Inner speech, also known as self-talk, is distinct from ordinary language. It has several functions and structures, from everyday thinking and self-regulation to stream of consciousness and daydreaming. Inner Speech and the Dialogical Self provides a comprehensive analysis of this internal conversation that people have with themselves to think about problems, clarify goals and guide their way through life.
Norbert Wiley shrewdly emphasizes the semiotic and dialogical features of the inner speech, rather than the biological and neurological issues. He also examines people who lack control of their inner speech - such as some autistics and many emotionally disturbed people who use trial and error rather than self-control - to show the power and effectiveness of inner speech.
Inner Speech and the Dialogical Self takes a humanistic social theorist approach to its topic. Wiley acknowledges the contributions of inner speech theorists, Lev Vygotsky and Mikhail Bakhtin, and addresses the classical pragmatism of Charles Sanders Peirce, John Dewey, William James and George Herbert Mead to show the range and depth of this largely unexplored field.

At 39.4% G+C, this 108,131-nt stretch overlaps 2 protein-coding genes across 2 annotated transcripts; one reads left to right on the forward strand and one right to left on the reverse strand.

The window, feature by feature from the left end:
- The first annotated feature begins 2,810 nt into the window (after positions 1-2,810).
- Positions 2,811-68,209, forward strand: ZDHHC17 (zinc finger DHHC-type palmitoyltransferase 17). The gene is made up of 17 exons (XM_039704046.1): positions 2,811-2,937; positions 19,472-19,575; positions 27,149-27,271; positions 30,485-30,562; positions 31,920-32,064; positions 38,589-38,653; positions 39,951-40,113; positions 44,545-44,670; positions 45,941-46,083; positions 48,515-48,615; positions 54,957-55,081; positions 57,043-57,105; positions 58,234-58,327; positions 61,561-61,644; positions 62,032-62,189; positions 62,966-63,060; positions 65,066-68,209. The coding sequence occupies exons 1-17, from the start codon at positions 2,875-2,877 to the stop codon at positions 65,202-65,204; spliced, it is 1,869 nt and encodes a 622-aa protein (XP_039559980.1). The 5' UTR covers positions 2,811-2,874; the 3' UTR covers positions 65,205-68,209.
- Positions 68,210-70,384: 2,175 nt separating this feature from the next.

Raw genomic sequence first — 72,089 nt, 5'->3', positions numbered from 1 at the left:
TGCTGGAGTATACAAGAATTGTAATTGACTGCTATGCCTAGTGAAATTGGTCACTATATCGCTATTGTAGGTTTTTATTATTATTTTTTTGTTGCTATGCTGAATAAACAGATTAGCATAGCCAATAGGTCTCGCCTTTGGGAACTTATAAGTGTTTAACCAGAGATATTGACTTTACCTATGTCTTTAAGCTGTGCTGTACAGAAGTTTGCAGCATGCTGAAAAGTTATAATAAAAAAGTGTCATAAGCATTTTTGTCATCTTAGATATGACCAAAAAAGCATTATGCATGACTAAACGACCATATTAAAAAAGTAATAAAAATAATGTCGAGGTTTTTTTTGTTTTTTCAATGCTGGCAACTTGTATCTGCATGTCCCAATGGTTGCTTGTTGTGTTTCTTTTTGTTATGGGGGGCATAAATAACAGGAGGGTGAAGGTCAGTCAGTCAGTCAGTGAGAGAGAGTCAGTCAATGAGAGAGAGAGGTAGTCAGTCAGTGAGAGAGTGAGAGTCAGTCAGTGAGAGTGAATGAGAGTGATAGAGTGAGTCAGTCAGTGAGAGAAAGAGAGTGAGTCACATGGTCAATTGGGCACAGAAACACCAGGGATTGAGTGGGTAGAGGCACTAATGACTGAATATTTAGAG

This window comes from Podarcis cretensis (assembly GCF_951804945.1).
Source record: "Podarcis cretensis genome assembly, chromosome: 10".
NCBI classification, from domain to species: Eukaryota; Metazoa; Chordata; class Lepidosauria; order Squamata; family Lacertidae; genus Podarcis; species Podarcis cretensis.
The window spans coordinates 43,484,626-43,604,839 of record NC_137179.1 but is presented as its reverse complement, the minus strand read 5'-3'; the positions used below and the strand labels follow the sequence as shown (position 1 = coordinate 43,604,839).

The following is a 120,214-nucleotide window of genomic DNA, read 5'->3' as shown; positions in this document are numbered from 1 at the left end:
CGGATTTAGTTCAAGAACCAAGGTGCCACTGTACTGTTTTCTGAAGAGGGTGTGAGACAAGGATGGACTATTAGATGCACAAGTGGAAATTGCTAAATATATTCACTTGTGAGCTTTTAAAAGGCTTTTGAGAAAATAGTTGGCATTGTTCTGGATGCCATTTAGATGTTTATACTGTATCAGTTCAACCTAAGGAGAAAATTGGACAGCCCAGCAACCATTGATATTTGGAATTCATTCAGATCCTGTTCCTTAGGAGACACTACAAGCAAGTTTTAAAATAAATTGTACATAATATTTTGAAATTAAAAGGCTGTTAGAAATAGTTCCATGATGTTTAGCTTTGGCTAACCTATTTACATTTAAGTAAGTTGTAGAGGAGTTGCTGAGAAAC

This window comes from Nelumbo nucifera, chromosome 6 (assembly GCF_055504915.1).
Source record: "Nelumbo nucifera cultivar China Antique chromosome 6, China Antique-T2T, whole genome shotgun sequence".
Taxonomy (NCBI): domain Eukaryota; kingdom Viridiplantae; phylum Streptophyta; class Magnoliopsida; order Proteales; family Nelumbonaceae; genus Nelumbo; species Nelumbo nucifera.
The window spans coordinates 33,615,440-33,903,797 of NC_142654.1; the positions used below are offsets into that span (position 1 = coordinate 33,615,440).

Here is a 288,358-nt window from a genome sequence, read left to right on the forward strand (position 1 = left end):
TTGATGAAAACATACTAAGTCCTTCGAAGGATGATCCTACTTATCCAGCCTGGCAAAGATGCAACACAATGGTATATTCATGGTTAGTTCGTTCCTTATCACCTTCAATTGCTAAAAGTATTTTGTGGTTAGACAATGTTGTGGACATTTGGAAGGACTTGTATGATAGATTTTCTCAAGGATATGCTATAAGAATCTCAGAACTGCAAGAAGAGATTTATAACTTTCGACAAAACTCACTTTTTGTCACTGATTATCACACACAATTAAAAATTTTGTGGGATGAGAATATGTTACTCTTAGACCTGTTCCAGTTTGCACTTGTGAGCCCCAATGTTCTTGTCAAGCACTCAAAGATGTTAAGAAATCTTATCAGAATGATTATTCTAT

The book is published by Temple University Press.
It felt like a cable news round table of journalists getting opinions from other journalists with no presentation of actual information. Lots quoting people who once made claims, but basically no evidence or even thought experiments to hang ideas on. And to be honest most ideas were either lame or obvious, very ‘academic pissing match’ level of reasoning.
Maybe it’s how science used to work, but at this point it feels like rambling drunks talking philosophy at what you thought would be a fun party.
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